Tuesday, November 13, 2007

lucky

Steve's company was recently purchased by a company in Florida, which means we will be on another health insurance plan beginning in January. And it sucks. We took a look at the details this weekend. Whereas our current plan gives us each a deductible of $500 (for a total of $1,500), next year's deductible will be $3,000. Whereas our current plan will pay for any expenses we incur over $2,000 (more on that later), the new plan caps us at $6,000. So, knowing we're going to be having a baby in 2008 (not to mention a number of CAT scans for me), we're going to have to come up with an extra $4,000 to set aside for medical expenses.

It sucks. It really does, and Steve and I are looking at each other wondering where we're going to find the money and what we'll have to cut out. Home projects. Travel, certainly. We won't be able to take as many trips as we usually do, especially with the new baby — not that we took very many this year, but I don't see, for example, a long jaunt down the California coast in the cards. Other stuff we might not think twice about ... I'm on Craig's List these days, looking for a good double stroller because I don't want to think about shelling out $500-plus for a brand-new one.

But as the medical bills for my cancer surgery come in, and the checks go out, I am just breathing a sigh of relief that we have insurance at all. The total cost for just my five nights in my hospital room, I discovered today, was more than $49,000. Yikes. And that's not for the surgery itself, the anesthesia, the MRI, etc., which amounted to thousands more, maybe tens of thousands. Yet because we've easily hit our $2,000 cap, we won't be getting that hospital bill. I don't know how people without health insurance would survive something like what I went through. Maybe many wouldn't.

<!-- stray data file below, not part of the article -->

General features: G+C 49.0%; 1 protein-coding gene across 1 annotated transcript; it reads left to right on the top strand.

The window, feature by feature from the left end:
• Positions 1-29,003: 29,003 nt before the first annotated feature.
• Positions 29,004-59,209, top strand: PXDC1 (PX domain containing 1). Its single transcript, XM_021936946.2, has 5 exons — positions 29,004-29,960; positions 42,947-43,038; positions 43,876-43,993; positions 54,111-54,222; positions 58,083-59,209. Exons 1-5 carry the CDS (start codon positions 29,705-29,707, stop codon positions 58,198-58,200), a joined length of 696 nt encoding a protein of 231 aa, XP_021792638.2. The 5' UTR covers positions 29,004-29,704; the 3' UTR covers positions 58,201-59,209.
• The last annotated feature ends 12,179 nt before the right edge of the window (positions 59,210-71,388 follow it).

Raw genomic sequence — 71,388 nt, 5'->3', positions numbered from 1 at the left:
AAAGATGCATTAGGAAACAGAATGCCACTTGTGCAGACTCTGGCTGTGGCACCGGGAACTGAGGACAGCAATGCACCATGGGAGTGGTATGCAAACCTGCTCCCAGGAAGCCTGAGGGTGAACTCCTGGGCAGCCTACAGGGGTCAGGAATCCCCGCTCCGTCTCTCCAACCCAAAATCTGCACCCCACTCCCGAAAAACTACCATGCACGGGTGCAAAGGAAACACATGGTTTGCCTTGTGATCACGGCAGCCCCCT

So in the end, I feel like we're lucky (or blessed, or however we want to see it). Lucky that Steve has a job that provides health insurance. (I don't know why having a job has to be a prerequisite for what I believe is a basic human right, but that's a whole new rant.) Lucky that we can afford to pay up to the $2,000 cap. Lucky that we will probably be able to eke out the $6,000 cap next year, though God only knows how we're going to manage that. Lucky that we have a rainy day fund. Lucky (or smart) that we don't have an unmanageable mortgage that squeezes us or tempts us to take out a home equity loan to afford major expenses. We're not rich, but when we stand back and think about it, we're actually doing pretty well.

5 comments:

Anonymous said...

Oh my God, Emilie, I can totally relate to what you're saying.

I was especially grapped by your comment, stated in paranthesis, about how health insurance, and health care in general, is a basic human right. Had I never had cancer myself, I probably would never have realized all this.

It is horrendous, I feel, that people have to severly compremise their financial well being, all for an illness they did not choose to get. As if the emotional and physical ramifications of cancer aren't bad enough, and then on top of that, the financial...

And yeah, one could say "but how else can it be done?" Well, I feel the docs are excrusciatingly overpaid, but that's another rant, as you said...